Pursuant to § 1983, Oladokun brought suit against the Defendants claiming that he was disenrolled in violation of his rights under the Due Process Clause of the Fourteenth Amendment. This Court dismissed the claims against Cline but allowed further discovery with regard to the remaining defendants. Oladokun v. Ryan, No. 06 Civ. 2330, 2007 WL 3125317, at *3 (S.D.N.Y. Oct. 23, 2007). After Oladokun submitted an amended complaint, the parties cross-moved for summary judgment. Finding that Oladokun was not provided with sufficient notice of the disenrollment proceedings and was deprived of a meaningful hearing, the Court granted summary judgment to Oladokun against Smith in his official capacity. Oladokun, 2010 WL 3910578, at *8.The Court dismissed Oladokun's claims against Ryan. Id. at *12. In its most recent decision, the Court granted Oladokun equitable relief, ordering the release of official copies of Oladokun's SUNY Maritime transcript and the convening of a new hearing, if he requests one, upon Oladokun's return to the United States. Oladokun, 2011 WL 4471882, at *4. The only issue remaining is whether or not Oladokun is entitled to compensatory damages.
A. Damages Awards Under 42 U.S.C. § 1983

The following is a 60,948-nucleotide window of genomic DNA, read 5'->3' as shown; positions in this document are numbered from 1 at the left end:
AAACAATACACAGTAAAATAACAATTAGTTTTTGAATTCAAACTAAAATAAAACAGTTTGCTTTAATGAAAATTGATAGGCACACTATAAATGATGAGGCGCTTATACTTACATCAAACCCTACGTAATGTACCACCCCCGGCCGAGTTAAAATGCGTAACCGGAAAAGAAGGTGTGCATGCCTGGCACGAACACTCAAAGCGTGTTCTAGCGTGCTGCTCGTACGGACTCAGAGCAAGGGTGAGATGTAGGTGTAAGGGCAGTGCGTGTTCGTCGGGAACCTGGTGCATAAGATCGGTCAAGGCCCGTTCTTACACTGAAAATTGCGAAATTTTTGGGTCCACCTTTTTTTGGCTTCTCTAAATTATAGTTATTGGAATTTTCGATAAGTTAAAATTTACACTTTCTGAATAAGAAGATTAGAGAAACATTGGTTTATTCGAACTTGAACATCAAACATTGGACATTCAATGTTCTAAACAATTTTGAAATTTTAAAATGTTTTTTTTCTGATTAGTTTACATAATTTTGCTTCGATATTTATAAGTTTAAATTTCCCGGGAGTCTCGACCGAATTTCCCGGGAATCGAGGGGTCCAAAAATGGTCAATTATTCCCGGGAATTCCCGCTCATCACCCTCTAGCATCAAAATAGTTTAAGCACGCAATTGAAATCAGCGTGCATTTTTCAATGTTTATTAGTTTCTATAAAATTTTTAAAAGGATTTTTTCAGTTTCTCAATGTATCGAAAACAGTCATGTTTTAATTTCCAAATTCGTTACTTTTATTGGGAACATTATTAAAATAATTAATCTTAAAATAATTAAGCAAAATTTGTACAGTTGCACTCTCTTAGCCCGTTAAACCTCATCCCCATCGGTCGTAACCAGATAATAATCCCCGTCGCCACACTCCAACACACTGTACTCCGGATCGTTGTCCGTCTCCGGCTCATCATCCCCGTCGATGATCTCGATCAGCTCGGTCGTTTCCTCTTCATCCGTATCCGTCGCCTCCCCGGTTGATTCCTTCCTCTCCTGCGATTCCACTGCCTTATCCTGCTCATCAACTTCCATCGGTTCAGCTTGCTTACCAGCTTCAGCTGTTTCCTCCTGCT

Compensatory damage awards under § 1983 are ordinarily determined according to common-law tort principles, which require a showing of causation and actual injury. Memphis Cnty. Sch. Dist. v. Stachura, 477 U.S. 299, 305--06 (1986). Although a victim of a due process violation is always entitled to nominal damages, a victim may recover compensatory damages only if there was an actual deprivation of liberty or property caused by the violation. Carey v. Piphus, 435 U.S. 247, 266 (1978); Townes v. City of New York, 176 F.3d 138, 146 (2d Cir. 1999); Patterson v. Coughlin, 905 F.2d 564, 568 (2d Cir. 1990). Contrary to the rule adopted in the majority of circuits,*fn2 the Second Circuit has consistently held that the plaintiff has the burden of showing that the challenged disciplinary action would not have been taken if he had been afforded procedural due process. See Burka v. New York City Transit Authority, 747 F.Supp. 214, 221 (S.D.N.Y.1990)(quoting Patterson, 905 F.2d at 568-69). If the due process violation is not the "but for" cause of the injury, "an award of damages for injuries caused by the [violation] would constitute a windfall, rather than compensation." Carey, 435 U.S. at 260. The Second Circuit has acknowledged only a limited exception to the rule. In cases in which "the defendant prevents the plaintiff from obtaining access to evidence, and thereby makes it impossible for the plaintiff to carry the burden of proof, the burden shifts to the defendant to prove that the deprivation . . . would have occurred even if due process had been afforded." Miner v. City of Glen Falls, 999 F. 2d 655, 660 (2d Cir. 1993) (citing Patterson, 905 F.2d at 570).